Why Rick Porcello Perfectly Sums Up 2019 Red Sox

Righthander retires 14 straight at one point but gives up 2 homers and 5 runs as Red Sox get hammered by Mike Trout and Angels.

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BOSTON – No one better represents the schizophrenic Sox of 2019 than Rick Porcello.

He provided yet another glaring example of what has put this season on life support on Saturday here at Fenway, a 12-4 shellacking at the hands of the fading Angels at Fenway Park.

Yes, the bullpen led by Darwinzon Hernandez and Hector Velazquez poured gasoline on the inferno but they – quoting Billy Joel – didn’t start the fire, Porcello did.

Coming off a nice four-hit, one run effort over six innings against the woeful Royals Monday night, he couldn’t deliver against an Angels team that had lost eight straight and was coming off Friday’s 16-4 embarrassment.

Porcello has teased us all season with moments like the first inning. He allows a leadoff single to Kole Calhoun then strikes out Mike Trout on a 92-MPH 2-seamer with good movement. But the good vibes didn’t last. Shohei Otani lines a double to left-center. Justin Upton goes the other way with a fastball that was outside but up in the strike zone too much.

Upton’s 3-run homer inside the Pesky Pole marked the eighth straight start Porcello has allowed a home run and was the 24th allowed this season by the Red Sox No. 3 starter. He would yield a monstrous 428-foot homer over everything in left by Trout on a batting practice fastball right down Broadway in the sixth, almost incredibly Trout’s first career homer at Fenway.

That mistake to Trout would also be the last pitch of his night. In 75 pitches of work Saturday, he allowed five hits, five runs all earned, no walks, three strikeouts and two homers.

“We have daily conversations,” Alex Cora said. “I know how hard he works.”

Make no mistake, this isn’t about Porcello’s effort or attitude. He could not have been more of a stand-up guy postgame in the Red Sox clubhouse, fielding every question and giving a sincere and thoughtful response in the wake of his latest sub-par outing. Porcello has guts. He’s also got the fire, shown by his recent demolition of two TV monitors in the Red Sox dugout.

It’s entirely about execution. And he knows, with his team in the precarious position of hanging on for dear life for a wild card run, he can’t afford to make a mistake like he did in the sixth inning.

In between the two homers, Porcello looked the part of a No. 3 starter on a team that expects to compete for a World Series every year. He had his sinker and curve working. He was spotting pitches very well and mixing it up between the second and fifth innings. There was no better example of this than the pitch he ran in on Trout in the third, inducing a weak chopper back to the mound, part of the stretch in which he retired 14 straight.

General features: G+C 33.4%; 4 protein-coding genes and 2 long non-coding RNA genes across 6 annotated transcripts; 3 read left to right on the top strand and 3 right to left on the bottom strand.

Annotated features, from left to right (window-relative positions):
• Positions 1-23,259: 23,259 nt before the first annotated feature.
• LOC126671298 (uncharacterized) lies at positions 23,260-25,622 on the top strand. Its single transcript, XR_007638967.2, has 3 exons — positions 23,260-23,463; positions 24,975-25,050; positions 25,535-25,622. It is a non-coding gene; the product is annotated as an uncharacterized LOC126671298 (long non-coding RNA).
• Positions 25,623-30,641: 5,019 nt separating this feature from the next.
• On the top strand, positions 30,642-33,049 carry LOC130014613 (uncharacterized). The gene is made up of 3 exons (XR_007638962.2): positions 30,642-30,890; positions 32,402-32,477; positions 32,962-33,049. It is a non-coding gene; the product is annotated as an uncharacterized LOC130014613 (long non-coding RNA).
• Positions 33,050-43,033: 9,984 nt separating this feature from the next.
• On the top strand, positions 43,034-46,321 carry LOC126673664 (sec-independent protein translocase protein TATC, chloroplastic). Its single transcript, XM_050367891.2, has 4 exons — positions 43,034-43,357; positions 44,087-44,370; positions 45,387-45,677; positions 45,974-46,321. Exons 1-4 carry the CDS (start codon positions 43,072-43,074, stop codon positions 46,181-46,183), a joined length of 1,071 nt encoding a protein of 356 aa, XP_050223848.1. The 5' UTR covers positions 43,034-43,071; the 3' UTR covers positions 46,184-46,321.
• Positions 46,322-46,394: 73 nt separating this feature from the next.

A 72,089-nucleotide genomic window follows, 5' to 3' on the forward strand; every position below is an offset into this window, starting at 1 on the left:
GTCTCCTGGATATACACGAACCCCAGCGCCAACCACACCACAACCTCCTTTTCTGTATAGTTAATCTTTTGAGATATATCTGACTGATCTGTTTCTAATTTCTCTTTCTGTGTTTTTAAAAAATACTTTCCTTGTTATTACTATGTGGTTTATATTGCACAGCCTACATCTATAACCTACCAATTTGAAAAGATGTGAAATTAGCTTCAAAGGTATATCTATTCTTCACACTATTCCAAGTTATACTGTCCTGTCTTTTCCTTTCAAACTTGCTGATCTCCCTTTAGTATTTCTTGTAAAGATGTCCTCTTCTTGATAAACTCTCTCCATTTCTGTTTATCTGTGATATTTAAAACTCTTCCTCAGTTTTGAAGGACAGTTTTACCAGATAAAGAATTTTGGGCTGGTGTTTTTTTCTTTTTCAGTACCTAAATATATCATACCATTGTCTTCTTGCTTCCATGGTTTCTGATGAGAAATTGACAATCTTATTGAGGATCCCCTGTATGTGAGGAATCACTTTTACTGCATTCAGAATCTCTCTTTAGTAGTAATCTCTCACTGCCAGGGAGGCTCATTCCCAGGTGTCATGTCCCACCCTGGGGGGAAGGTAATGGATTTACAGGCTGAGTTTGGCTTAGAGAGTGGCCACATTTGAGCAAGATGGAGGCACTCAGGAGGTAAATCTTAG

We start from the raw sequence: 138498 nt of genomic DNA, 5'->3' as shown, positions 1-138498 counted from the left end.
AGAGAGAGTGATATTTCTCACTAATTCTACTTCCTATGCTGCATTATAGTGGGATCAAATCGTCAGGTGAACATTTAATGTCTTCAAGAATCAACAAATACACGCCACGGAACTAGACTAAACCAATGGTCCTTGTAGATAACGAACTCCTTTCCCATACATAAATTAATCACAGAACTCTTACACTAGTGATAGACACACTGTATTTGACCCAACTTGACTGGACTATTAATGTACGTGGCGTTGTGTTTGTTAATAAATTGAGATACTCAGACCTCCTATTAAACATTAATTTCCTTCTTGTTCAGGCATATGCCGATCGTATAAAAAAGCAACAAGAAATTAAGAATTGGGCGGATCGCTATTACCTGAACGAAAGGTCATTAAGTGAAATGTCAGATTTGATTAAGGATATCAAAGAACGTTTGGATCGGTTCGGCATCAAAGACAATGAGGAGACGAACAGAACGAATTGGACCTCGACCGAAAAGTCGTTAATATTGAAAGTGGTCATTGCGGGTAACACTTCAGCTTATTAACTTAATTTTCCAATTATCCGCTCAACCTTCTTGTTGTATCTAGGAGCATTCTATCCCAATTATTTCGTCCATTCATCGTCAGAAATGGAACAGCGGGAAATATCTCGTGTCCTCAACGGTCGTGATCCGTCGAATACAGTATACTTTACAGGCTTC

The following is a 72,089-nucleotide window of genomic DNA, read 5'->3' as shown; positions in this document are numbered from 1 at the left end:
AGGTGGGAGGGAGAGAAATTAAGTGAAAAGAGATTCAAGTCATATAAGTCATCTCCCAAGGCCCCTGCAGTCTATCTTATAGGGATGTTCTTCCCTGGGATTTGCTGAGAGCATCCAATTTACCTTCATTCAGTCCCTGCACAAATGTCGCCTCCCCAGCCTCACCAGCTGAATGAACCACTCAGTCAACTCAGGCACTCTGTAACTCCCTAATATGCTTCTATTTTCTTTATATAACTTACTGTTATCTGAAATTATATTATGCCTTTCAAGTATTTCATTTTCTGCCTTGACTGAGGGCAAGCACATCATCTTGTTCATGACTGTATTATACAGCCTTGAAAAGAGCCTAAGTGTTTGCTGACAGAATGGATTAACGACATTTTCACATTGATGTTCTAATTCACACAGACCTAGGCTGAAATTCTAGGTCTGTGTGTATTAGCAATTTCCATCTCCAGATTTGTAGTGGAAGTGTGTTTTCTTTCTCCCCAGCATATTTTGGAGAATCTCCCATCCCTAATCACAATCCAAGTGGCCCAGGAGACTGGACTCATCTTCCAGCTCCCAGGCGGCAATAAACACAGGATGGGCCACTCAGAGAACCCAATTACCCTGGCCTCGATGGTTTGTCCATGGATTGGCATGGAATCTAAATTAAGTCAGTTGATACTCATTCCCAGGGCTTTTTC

“It’s one of those where he finds his stride, he goes through the lineup but then they make him pay,” manager Alex Cora noted. “We didn’t keep the ball in the ball park and that was it… just a few pitches he didn’t execute today and they went out of the ball park.”

“Yeah, 100 percent,” Porcello told me when I asked him if he was trying to do in the third Trout at-bat what he succeeded in accomplishing with the ground out in the third inning. “Whether he swings at it or not, I’m trying to drive that fastball (inside) off the plate, create some space and make him aware of some pitches in and get to some other stuff. Honestly, the worst part about it is he’s the best hitter and that’s the worst pitch I threw all day. That’s what happens.”

Timing. Porcello hasn’t had it this year and the 2019 Red Sox haven’t had it. While one would argue that Porcello’s timing in the rotation has synced up with the best offensive support the Red Sox have provided for any pitcher this year (including five straight starts of double digit runs from June 29-July 25), his ability to get the big outs in some big moments has not been there.

That’s been the Porcello tease all season. He looks so good in certain stretches of games and then makes mistakes at crucial moments. He’s allowed 25 homers this season. That’s not necessarily the end all, be all of starters as Justin Verlander entered Saturday tied for the MLB high in home runs allowed at 29. Gerrit Cole has allowed 24. Trevor Bauer 23. But they and Robbie Ray are the only four pitchers in MLB with sub 4.00 ERAs and at least 23 dingers allowed.

But when you’re Rick Porcello in 2019, you don’t have room for error, not when your ERA is now 5.67 with a 10-9 record and a 1.46 WHIP. Yes, we all know that Porcello is likely gone after this season, one that will pay him $21 million in the final year of a four-year, $82.5 million deal.

“It’s wins and losses,” Porcello acknowledged. “That’s it. Bottom line. That’s what our ball club needs is wins. That’s what you get judged on. For me, it’s all about results. If you’re not getting results, you don’t take moral victories. Get it together and try to dominate in five days. That’s it.

“Each start you try to turn over. If it’s not what you want, then you try to re-focus and do the best you can mentally to set the slate clean so you’re not carrying it around, the mess you’ve created the first couple months of the year.”

With David Price on the injured list for who knows how long with a left wrist cyst, the Red Sox need Porcello, along with Chris Sale and Eduardo Rodriguez to pick it up.

Sale did his part in the opener against the Angels on Thursday. Rodriguez allowed just two runs but lasted just five innings on Wednesday vs. the Royals.

But Porcello has not proven to be that guy the Red Sox desperately need. He’s got six weeks left in a Red Sox uniform to show everyone that his game is as good as his guts.